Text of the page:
Updated: Jun 9, 2022
"No sales in the church lobby, right?"
To begin with, forgive me for not posting for the last few weeks. Thank you for your patience and for reading these Pastor’s Posts.
At first glance, these two stories seem unrelated. Jesus loses his cool on a poor fig tree that has not produced the fruit Jesus hoped to eat. Then, Jesus again loses his cool. This time in the Temple outer court where animals for the Temple sacrifices were sold and Romain coin exchanged for the Temple coin. On its own, most of us have no clue about the poor fig tree. As for the turning over tables in Temple court, well, I guess Jesus is telling us, “No selling in the church lobby, right?”
Yet, together, in these events Jesus symbolically acts out the end of the old age and the breaking in of the new age.
Let me give you some information that I hope will help you to interpret this text.
l First, though, when you read two same/similar words, phrases or stories before and then after a section of text, pay attention. This is called an inclusion that forms a “bracket” around some other text. The inclusio gives you clues and direction for interpreting the text they bracket.
Read verses 12-14 and then 20-21. Hint, this is an inclusio. Look beyond a story about a barren tree to ask what Jesus might be symbolically saying? Jesus is hungry. As Jesus approaches the fig tree, he sees the leaves apparently indicating a healthy tree. On arriving at the tree, though, Jesus finds only leaves and no fruit.
* People are “hungry” for more than food. For what do you think?
* “Fruit” is used in the Scriptures to indicate a character growing to be more in line with Godly thoughts and actions.
* The fig tree will never be healthy again.
Read verses 15-17. Hint, the unfruitful fig tree “brackets” Jesus’ actions in the Temple. Ask what is Jesus saying about the Temple and the function of the Temple in his disrupting the sale of items necessary for the Temple to function?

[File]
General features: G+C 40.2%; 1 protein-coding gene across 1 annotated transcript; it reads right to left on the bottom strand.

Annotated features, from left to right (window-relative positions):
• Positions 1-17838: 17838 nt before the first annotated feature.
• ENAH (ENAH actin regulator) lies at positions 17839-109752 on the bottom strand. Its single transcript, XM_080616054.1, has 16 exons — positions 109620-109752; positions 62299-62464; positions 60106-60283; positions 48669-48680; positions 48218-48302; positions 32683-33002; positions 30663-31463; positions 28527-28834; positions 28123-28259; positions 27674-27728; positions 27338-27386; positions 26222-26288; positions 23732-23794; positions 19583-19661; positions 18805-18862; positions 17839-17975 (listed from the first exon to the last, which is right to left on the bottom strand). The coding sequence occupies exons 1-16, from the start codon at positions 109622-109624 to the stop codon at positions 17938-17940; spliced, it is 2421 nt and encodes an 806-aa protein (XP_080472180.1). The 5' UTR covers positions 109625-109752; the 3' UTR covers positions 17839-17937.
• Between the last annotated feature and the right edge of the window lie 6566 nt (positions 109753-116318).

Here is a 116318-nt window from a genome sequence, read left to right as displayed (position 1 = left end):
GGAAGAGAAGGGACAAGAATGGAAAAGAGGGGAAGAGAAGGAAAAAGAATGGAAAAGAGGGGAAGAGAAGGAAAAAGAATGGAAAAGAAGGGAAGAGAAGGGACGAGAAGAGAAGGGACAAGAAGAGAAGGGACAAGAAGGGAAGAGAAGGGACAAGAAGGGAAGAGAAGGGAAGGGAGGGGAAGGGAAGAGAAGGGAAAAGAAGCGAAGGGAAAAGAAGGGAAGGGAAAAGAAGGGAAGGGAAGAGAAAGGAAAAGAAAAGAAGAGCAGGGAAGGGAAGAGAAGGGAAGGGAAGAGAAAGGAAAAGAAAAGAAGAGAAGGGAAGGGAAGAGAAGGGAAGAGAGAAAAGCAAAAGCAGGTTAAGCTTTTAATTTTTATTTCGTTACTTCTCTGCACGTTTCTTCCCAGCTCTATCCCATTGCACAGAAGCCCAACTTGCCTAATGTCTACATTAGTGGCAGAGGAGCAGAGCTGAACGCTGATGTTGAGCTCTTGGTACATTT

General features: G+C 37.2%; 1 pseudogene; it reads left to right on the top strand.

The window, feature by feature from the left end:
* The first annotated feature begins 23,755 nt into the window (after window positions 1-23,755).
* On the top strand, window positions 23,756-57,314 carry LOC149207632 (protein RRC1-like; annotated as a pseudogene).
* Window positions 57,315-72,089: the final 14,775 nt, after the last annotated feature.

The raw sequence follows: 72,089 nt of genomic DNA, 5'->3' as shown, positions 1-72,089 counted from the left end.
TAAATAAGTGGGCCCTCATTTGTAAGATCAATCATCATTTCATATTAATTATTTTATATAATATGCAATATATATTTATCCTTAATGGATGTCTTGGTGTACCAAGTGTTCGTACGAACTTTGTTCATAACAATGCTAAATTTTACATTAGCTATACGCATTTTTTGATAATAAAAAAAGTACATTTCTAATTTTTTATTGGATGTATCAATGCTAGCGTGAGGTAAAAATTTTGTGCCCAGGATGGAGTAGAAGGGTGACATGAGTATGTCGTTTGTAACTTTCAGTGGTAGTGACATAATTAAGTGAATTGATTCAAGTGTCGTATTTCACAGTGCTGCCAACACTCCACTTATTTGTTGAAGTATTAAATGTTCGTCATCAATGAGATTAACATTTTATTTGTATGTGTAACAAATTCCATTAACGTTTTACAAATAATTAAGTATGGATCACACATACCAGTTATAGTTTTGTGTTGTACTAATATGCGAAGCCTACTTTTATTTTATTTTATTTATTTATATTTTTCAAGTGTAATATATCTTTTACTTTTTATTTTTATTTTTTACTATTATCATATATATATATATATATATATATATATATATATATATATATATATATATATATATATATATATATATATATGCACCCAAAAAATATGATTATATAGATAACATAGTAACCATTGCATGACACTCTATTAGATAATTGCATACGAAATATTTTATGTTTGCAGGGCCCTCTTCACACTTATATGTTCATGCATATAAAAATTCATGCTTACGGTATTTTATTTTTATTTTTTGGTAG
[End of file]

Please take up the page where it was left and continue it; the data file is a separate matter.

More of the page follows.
* The Temple is the “touch point” between God and God’s people, the Jews.
* Through ongoing sacrifices, God tells the people they will find forgiveness of their sins. Ongoing because the sacrifices can never really accomplish what they intend to offer.
* In the outer court, pilgrims could purchase the proper animals for their sacrifice. This was a good thing as God told them to offer sacrifices for their sins!
* In the outer court, Jews could also exchange Roman coins for Temple coins necessary for every male to pay their yearly Temple tax. This funded the daily sacrifices in the Temple for the forgiveness of sins. Again, not a bad thing.
* These sales were a very necessary part of the ongoing work of the Temple to offer sacrifices for the peoples’ sins.
* This all took place in the outer courts which was the only place non-Jews were allowed. Archeologists have found sings indicating that any Gentile (a non-Jew) who went further into the Temple would be responsible for their own death. That is, they be killed for trespassing. Gentiles were excluded from going any closer to the place God met God’s people.
Read verse 17. Hint: This is the key verse.
* IMPORTANT: Read Isaiah 56:1-8. “….house of prayer for all the nations.”
* IMPORTANT: Read Jeremiah 7:1-15. “…den of robbers….” Likely NOT speaking of the sellers in the Temple court but instead about how people view God and the Temple.
* Think about where Jesus is and what he is saying.
Remember, ask how does the two-part fig tree event help you understand and interpret the Temple event?
Pray. Read the text a few times with this information in mind. Pray again. Seek the Holy spirit’s guidance in interpreting the text.
See you Sunday!